1. For a restriction enzyme of sequence CAATTG, about how many cut sites would you expect in the entire (human) genome?
possible bases at each of six positions = 1/46 possible combinations.
2. Sequences to align, and sketch a likely divergence tree:
Draw an evolutionary tree of these animals from planet Zlerin. Assume
the species mutate and diverge at 1.5% / million years:
Table shows percent relatedness of each pair of species.
4. Explain how the processes of gene cloning and PCR amplification are based on naturally occurring enzymatic processes in microbial genetics.
cloning involves cutting a plasmid and target DNA with a restriction endonuclease,
a type of enzyme made by bacteria in order to cleave foreign DNA (such
as from a phage) that endangers their survival. The plasmid DNA incorporates
the cleaved target DNA into its sequence by annealing (hybridization)
of its staggered ends, regenerating the restriction site sequences. Completion
of the recombinant plasmid requires use of ligase to seal the phosphodiester
backbone. Ligase is an enzyme used by bacteria to seal the nicks between
portions of the lagging strand of DNA replication.
5. Explain the role of nucleic acid hybridization in identifying particular gene sequences within genomic DNA or cellular RNA. Compare and contrast the use of Northern blot, real-time PCR, and microarrays to measure gene expression.
Nucleic acid hybridization involves the annealing (hydrogen-bond pairing of bases) between two strands of DNA or RNA from different source molecules. Genomic DNA can be analyzed by Southern blot to identify a specific sequence on a DNA fragment of defined length, resulting from restriction endonuclease cutting. The target DNA is genomic (or other source) DNA cleaved with a restriction enzyme and separated through an electrophoretic gel. The probe DNA is a gene fragment (radio-labeled or fluorescent-labeled) that will hybridize to its complementary sequence in the genomic DNA.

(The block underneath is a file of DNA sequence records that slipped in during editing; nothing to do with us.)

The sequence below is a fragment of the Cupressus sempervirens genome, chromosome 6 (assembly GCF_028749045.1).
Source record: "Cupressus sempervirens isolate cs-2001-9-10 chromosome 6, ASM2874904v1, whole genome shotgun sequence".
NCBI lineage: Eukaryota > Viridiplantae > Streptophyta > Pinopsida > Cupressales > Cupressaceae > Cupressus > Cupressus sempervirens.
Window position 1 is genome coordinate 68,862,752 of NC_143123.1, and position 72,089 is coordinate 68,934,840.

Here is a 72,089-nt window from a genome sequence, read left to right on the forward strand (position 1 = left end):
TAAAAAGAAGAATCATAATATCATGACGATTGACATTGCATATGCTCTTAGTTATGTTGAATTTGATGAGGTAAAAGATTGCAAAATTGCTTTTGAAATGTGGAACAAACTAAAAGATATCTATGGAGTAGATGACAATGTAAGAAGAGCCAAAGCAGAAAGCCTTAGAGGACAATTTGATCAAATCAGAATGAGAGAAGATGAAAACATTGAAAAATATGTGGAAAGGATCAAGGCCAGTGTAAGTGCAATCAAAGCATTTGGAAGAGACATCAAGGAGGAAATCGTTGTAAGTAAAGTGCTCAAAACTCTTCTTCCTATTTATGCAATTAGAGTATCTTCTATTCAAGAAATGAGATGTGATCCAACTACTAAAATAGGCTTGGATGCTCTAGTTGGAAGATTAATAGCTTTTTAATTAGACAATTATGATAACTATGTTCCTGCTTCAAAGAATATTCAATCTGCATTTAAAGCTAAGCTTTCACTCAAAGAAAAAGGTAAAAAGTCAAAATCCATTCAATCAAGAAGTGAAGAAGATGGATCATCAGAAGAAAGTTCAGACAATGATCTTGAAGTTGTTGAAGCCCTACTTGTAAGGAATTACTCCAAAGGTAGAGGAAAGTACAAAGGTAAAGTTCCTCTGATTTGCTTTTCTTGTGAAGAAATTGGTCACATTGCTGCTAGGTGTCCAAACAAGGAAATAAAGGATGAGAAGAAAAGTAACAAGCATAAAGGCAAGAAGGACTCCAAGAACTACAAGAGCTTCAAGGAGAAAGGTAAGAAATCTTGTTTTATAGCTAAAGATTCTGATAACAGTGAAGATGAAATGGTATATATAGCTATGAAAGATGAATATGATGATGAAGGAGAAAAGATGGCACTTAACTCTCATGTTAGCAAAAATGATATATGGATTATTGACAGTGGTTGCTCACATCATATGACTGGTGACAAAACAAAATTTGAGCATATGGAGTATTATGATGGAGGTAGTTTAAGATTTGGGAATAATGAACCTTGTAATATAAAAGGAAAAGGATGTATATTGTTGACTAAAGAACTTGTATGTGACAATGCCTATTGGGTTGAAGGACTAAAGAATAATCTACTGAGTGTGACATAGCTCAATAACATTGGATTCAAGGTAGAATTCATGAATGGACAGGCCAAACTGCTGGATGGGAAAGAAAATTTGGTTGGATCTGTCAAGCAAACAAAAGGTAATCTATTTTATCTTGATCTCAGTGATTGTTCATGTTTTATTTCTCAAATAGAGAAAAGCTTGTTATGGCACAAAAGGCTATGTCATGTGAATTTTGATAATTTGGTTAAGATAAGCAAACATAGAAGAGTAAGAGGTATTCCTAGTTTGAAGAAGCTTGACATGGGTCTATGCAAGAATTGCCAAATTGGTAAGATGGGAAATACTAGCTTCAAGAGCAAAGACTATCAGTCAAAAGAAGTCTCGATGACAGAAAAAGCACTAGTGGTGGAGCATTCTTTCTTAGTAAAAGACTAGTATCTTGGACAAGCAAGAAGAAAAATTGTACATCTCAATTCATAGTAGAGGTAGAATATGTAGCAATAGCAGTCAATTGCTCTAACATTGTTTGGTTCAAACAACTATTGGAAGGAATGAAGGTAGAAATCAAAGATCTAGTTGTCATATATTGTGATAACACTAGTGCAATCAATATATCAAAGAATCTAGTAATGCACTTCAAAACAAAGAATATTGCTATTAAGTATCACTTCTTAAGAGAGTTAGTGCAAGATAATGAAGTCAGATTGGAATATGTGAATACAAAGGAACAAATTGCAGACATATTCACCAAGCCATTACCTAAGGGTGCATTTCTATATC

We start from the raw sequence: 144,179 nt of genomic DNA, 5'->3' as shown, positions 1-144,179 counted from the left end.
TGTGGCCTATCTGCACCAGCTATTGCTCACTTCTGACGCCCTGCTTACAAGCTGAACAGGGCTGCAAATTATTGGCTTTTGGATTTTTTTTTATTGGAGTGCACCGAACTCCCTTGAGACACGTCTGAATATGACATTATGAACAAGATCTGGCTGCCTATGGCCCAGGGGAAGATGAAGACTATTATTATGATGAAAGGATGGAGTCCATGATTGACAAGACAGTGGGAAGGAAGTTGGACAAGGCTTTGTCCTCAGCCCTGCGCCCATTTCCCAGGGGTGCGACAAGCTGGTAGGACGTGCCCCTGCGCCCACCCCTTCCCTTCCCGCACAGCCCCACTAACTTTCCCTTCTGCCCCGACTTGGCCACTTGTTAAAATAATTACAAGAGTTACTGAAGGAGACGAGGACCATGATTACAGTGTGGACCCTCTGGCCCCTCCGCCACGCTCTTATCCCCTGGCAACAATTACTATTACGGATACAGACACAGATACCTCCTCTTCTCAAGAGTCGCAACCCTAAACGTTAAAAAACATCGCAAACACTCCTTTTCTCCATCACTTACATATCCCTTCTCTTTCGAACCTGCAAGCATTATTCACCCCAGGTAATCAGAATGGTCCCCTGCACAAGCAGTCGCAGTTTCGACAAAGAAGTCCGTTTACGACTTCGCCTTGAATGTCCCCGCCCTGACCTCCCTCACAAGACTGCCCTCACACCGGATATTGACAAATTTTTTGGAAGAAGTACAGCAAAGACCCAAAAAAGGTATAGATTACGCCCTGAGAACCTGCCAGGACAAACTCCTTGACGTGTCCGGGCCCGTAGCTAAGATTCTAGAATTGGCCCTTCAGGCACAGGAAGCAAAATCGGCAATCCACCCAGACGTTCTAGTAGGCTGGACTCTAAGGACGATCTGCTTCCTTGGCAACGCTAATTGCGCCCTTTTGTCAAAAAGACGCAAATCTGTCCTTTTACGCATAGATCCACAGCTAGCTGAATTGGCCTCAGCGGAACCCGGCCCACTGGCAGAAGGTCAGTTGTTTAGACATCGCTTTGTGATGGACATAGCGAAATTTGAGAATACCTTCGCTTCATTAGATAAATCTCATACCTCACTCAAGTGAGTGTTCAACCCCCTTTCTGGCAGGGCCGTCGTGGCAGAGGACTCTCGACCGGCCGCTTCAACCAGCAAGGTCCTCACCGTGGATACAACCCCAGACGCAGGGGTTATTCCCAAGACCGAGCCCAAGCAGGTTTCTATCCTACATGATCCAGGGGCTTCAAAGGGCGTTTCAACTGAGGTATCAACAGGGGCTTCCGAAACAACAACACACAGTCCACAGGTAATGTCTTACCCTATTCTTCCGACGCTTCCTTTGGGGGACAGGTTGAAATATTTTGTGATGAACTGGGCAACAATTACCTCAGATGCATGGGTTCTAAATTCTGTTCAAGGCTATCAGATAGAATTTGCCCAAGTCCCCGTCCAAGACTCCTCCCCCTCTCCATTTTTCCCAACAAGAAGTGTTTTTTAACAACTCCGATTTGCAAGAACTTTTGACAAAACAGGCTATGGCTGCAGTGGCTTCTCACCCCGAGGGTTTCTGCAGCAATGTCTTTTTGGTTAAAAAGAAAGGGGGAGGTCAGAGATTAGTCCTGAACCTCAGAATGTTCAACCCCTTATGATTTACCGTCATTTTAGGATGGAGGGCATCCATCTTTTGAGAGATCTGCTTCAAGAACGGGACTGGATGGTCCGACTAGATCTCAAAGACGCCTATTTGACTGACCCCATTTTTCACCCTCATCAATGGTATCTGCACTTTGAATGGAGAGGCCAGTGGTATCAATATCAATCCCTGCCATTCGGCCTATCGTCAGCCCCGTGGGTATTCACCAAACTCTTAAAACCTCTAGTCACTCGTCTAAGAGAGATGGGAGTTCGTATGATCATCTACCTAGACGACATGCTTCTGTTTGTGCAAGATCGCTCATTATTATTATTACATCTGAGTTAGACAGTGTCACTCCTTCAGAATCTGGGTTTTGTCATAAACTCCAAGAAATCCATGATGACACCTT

Cellular mRNA can be analyzed by techniques that identify one specific mRNA expressed from one gene. Northern blot uses a single specific cDNA probe to detect the presence of mRNA encoded by a specific gene. A microarray contains an array of short DNA probes that may hybridize to many specific gene sequences; in some cases all the known genes of a genome. In microarray use, the target is usually not RNA but cDNA. Real-time PCR measures the quantity of a specific DNA or mRNA sequence by the timing of amplification cycles. Real-time PCR involves initial target hybridization to a pair of primer ends, not the whole gene sequence. There follow cycles of denaturation, synthesis, and rehybridization (reannealing). The key principle of real-time PCR is that the more copies of a given DNA in a sample, the earlier the curve of amplification starts to rise. The amount of DNA (usually cDNA, based on mRNA) is thus measured negatively in cycle numbers (number of PCR amplification cycles). See this image.
6. Explain examples of regulating gene expression at the level of DNA sequence; RNA transcription; protein translation; and modification of RNA and of proteins.
7. Explain with a diagram the comprehensive model of eukaryotic transcription regulation. Explain which features are analogous to specific features of bacterial gene regulation.
Regulation of eukaryotic transcription requires: basal factors, protein complexes vthat enable RNA polymerase to transcribe from the core promoter; coactivators, protein complexes that connect the basal factors to the protein-binding domains of the activators; transcription factors (activators) that contain protein-binding domains to bind the coactivators, and DNA-binding domains to bind the enhancer sequences on DNA. The basal factors are analogous to bacterial sigma factors. The transcription factors are analogous to bacterial activators such as CAP.
8. Explain with examples the typical structure of eukaryotic transcription factors, including DNA binding and signal reception domains.
9. Explain the difference between operon and regulon. What kinds of molecular mechanism typically mediate the control of a regulon?
10. For each partial-diploid for the lac operon, explain whether B-galactosidase is expressed, and whether lactose is needed as inducer, and why:
A. B-galactosidase cannot be expressed by the first operon because of a mutant structural gene. It is expressed by the second operon, and will require lactose inducer to relieve repression by repressor.
B. B-galactosidase can only be expressed by the operon with a functional promoter (p+). Expression will not require lactose, because neither lacI operon is functional, therefore no repressor is made.